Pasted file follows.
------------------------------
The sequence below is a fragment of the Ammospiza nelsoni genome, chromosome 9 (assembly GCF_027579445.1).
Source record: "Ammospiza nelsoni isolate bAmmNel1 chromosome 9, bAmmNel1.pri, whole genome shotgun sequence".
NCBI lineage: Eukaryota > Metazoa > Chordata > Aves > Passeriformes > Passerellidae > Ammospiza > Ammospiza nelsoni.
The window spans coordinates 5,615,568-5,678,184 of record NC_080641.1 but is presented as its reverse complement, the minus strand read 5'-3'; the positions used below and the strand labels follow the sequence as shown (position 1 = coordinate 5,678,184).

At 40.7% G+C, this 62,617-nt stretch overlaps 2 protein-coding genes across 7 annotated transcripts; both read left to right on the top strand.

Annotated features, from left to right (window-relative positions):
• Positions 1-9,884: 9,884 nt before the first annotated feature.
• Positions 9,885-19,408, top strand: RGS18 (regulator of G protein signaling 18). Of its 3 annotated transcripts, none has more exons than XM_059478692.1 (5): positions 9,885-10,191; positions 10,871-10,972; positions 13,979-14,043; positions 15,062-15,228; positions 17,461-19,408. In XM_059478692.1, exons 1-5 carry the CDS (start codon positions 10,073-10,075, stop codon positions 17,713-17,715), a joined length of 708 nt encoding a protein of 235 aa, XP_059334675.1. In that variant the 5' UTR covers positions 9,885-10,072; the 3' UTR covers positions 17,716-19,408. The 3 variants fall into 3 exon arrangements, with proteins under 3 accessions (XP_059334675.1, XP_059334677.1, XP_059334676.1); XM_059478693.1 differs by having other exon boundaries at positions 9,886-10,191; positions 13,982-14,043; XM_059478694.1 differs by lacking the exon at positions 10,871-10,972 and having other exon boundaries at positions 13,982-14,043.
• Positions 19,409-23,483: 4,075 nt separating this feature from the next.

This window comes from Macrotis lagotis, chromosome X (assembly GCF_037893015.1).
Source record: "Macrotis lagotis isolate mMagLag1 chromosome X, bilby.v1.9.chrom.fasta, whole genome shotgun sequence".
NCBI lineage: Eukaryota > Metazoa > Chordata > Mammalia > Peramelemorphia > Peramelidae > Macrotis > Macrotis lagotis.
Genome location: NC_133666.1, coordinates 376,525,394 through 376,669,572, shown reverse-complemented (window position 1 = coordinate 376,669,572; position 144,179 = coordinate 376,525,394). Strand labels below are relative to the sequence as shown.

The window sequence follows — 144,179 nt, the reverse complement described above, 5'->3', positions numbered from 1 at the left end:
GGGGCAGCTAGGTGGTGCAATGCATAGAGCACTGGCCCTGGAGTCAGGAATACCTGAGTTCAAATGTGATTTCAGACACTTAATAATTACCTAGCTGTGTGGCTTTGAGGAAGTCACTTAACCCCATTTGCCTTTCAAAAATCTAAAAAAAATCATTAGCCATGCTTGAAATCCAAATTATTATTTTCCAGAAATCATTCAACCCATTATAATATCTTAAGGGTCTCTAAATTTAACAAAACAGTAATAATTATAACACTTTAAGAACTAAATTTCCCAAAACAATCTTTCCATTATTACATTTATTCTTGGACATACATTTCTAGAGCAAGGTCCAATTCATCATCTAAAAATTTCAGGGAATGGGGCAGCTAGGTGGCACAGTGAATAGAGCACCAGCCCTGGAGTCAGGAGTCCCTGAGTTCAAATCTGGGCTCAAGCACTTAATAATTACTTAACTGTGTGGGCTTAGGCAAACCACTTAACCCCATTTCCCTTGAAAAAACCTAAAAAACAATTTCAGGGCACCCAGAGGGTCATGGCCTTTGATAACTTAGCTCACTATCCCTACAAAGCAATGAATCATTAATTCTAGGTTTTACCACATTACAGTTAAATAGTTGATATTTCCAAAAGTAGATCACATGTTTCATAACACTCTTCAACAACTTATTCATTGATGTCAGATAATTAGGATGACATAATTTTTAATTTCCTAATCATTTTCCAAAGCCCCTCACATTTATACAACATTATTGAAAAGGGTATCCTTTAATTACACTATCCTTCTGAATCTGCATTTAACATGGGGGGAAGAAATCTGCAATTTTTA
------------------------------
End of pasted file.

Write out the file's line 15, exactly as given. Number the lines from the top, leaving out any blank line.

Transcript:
GGGGCAGCTAGGTGGTGCAATGCATAGAGCACTGGCCCTGGAGTCAGGAATACCTGAGTTCAAATGTGATTTCAGACACTTAATAATTACCTAGCTGTGTGGCTTTGAGGAAGTCACTTAACCCCATTTGCCTTTCAAAAATCTAAAAAAAATCATTAGCCATGCTTGAAATCCAAATTATTATTTTCCAGAAATCATTCAACCCATTATAATATCTTAAGGGTCTCTAAATTTAACAAAACAGTAATAATTATAACACTTTAAGAACTAAATTTCCCAAAACAATCTTTCCATTATTACATTTATTCTTGGACATACATTTCTAGAGCAAGGTCCAATTCATCATCTAAAAATTTCAGGGAATGGGGCAGCTAGGTGGCACAGTGAATAGAGCACCAGCCCTGGAGTCAGGAGTCCCTGAGTTCAAATCTGGGCTCAAGCACTTAATAATTACTTAACTGTGTGGGCTTAGGCAAACCACTTAACCCCATTTCCCTTGAAAAAACCTAAAAAACAATTTCAGGGCACCCAGAGGGTCATGGCCTTTGATAACTTAGCTCACTATCCCTACAAAGCAATGAATCATTAATTCTAGGTTTTACCACATTACAGTTAAATAGTTGATATTTCCAAAAGTAGATCACATGTTTCATAACACTCTTCAACAACTTATTCATTGATGTCAGATAATTAGGATGACATAATTTTTAATTTCCTAATCATTTTCCAAAGCCCCTCACATTTATACAACATTATTGAAAAGGGTATCCTTTAATTACACTATCCTTCTGAATCTGCATTTAACATGGGGGGAAGAAATCTGCAATTTTTA